Analysis: Franklin case shows what's in store

The Rosen-Weissman case, which will be brought to trial on April 25, is different than the Franklin case.

By NATHAN GUTTMAN
January 24, 2006 03:34
3 minute read.
Analysis: Franklin case shows what's in store

larry franklin aipac88ap. (photo credit: Associated Press [file])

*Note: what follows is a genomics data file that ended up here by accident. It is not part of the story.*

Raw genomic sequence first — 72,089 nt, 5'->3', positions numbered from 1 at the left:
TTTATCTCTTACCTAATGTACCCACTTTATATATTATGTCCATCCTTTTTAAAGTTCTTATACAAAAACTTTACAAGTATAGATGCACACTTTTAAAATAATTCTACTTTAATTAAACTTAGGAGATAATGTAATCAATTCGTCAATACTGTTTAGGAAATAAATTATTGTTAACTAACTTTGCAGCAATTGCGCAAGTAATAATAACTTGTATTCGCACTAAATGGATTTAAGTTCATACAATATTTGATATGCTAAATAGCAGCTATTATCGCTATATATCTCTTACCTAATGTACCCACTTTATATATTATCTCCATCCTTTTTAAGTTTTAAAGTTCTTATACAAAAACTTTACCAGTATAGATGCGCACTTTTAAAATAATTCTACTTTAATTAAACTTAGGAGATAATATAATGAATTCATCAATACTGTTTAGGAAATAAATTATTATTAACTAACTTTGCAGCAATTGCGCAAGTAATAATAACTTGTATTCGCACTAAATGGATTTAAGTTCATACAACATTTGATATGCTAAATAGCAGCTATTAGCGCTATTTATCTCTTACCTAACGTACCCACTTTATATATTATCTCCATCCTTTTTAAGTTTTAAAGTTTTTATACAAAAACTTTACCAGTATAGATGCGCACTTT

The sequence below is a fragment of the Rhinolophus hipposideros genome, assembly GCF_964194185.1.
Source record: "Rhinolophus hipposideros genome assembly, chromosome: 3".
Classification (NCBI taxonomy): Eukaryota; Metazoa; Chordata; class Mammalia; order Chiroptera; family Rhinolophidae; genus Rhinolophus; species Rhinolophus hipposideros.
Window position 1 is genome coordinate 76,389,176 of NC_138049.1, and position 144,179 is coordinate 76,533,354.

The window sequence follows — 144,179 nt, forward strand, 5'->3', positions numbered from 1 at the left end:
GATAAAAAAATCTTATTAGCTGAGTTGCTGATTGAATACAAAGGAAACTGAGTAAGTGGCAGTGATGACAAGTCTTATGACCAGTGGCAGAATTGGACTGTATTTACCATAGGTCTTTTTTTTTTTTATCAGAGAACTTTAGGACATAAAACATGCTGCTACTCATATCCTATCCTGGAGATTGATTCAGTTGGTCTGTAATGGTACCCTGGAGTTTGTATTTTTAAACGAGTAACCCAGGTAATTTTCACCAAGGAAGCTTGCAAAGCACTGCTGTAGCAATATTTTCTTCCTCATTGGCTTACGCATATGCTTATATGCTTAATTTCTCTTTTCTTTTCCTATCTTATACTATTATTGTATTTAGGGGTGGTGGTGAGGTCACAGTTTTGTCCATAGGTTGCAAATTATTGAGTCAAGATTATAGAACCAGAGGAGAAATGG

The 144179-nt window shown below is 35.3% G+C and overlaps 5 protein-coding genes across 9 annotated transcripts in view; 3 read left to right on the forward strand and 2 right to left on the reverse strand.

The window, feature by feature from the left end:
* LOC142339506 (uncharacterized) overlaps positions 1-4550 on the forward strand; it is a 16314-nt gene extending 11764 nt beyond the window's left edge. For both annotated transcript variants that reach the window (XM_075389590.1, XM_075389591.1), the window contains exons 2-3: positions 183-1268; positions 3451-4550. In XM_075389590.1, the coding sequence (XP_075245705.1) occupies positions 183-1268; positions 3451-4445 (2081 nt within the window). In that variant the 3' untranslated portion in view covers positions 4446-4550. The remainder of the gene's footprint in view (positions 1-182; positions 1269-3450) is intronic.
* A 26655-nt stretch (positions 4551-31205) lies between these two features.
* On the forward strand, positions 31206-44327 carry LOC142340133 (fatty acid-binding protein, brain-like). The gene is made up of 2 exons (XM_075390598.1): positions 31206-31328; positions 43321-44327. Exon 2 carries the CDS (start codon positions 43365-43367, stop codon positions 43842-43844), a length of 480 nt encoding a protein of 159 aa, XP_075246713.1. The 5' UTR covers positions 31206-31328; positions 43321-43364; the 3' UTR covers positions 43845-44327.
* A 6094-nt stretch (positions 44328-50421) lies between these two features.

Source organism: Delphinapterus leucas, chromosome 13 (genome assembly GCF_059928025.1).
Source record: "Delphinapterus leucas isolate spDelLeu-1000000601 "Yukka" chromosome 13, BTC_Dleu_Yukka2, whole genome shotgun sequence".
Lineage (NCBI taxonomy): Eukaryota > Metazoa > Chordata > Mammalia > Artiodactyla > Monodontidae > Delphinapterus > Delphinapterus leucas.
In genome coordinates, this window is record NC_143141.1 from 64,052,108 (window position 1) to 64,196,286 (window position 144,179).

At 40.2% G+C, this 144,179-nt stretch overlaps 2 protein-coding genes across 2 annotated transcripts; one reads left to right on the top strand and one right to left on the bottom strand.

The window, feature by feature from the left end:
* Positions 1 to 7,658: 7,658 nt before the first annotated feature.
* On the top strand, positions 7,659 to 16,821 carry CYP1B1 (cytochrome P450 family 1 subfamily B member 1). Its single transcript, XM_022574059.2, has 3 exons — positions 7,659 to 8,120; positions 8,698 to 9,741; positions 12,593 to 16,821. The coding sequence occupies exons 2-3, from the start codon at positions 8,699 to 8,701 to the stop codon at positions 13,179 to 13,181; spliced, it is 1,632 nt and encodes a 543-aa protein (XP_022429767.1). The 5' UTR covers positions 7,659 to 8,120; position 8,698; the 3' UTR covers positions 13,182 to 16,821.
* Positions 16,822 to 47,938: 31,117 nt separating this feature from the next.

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Friday's sentencing of Larry Franklin, the former Pentagon analyst who was convicted of communicating classified information to staffers at the America Israel Public Affairs Association and to an Israeli diplomat, is only the first of the trials in the case, but it can serve as an indicator to what can be expected when the second begins in late April. Judge T.S. Ellis of the US District Court in Alexandria, Virginia, set forth two important principles when sentencing Franklin to 12 1/2 years in prison: The first was accepting Franklin's claim that he had no intention other than helping what he believed to be American interests, and the second was that no matter what the intentions might have been, the law is the law and whoever breaks it faces harsh punishment. For former AIPAC staffers, Steve Rosen and Keith Weissman, this means good news and bad news. The good news is that the court does not seem to see the matter as an espionage case or as an act directed at harming the US or assisting a foreign nation. The bad news is that this perception doesn't really make any difference on the legal level. The Rosen-Weissman case, which will be brought to a jury trial on April 25, is different than the case against Franklin. While the Pentagon analyst was obliged by the law and by agreements he had signed not to reveal any classified information he came across during his work, Rosen and Weissman are civilians who were passing on oral information they had received second hand. US criminal law does enable the government to go after civilians who leak classified information, but this an extremely rare charge. In the months heading up to their trial, Rosen and Weissman, through their attorneys, will be busy trying to get the prosecution to reveal as much as possible from the secret surveillance tapes on which the case is based. These tapes allegedly contain conversations that prove not only that the AIPAC staffers received information from Franklin, but that they knew this information was classified. This is the main issue in dispute. If the defendants are able to refute the claim that they knew the information was classified, then this is no more than standard lobbying practice. On the other hand, if the prosecution proves that they knew that information was classified, then leaked it to foreign officials and members of the press, they would be in a difficult legal position. The key witness will be Franklin himself. He will be asked about his conversations with the two defendants, and his testimony will be critical in establishing whether Rosen and Weissman did indeed know they were dealing with information that should not have been in their hands. Franklin's testimony will be closely watched by the prosecution. If he lives up to his prior agreement with the government, the prosecution will move to reduce his sentence to a prison term below that recommended in the federal guidelines. If his testimony is not satisfying and he does not act by the agreement with the prosecution, the existing sentence will remain and he will be taken to serve the full term at the minimum security prison in Cumberland, Maryland. Two other parties to this story, that have been kept out of the legal process so far, might be also affected by the testimony in the Rosen-Weissman trial: AIPAC and the State of Israel. AIPAC was quick to fire Rosen and Weissman after evidence had emerged alleging that they knew the information they got from Franklin was classified. This has proven to be an effective tactic so far and the lobby itself was almost untouched. But when the trial begins and senior AIPAC officials are called to the stand, it will be much more difficult for the lobby to distance itself, in the public's eye, from the affair. Same is true regarding Israel. The three Israeli diplomats involved will not come to testify, due to their diplomatic immunity, but they will be mentioned again and again. Though there is no claim of any misconduct on their behalf, the detailed account the trial will provide of the information flow between US officials and Israeli representatives might create a PR problem for Israel's image in the US.

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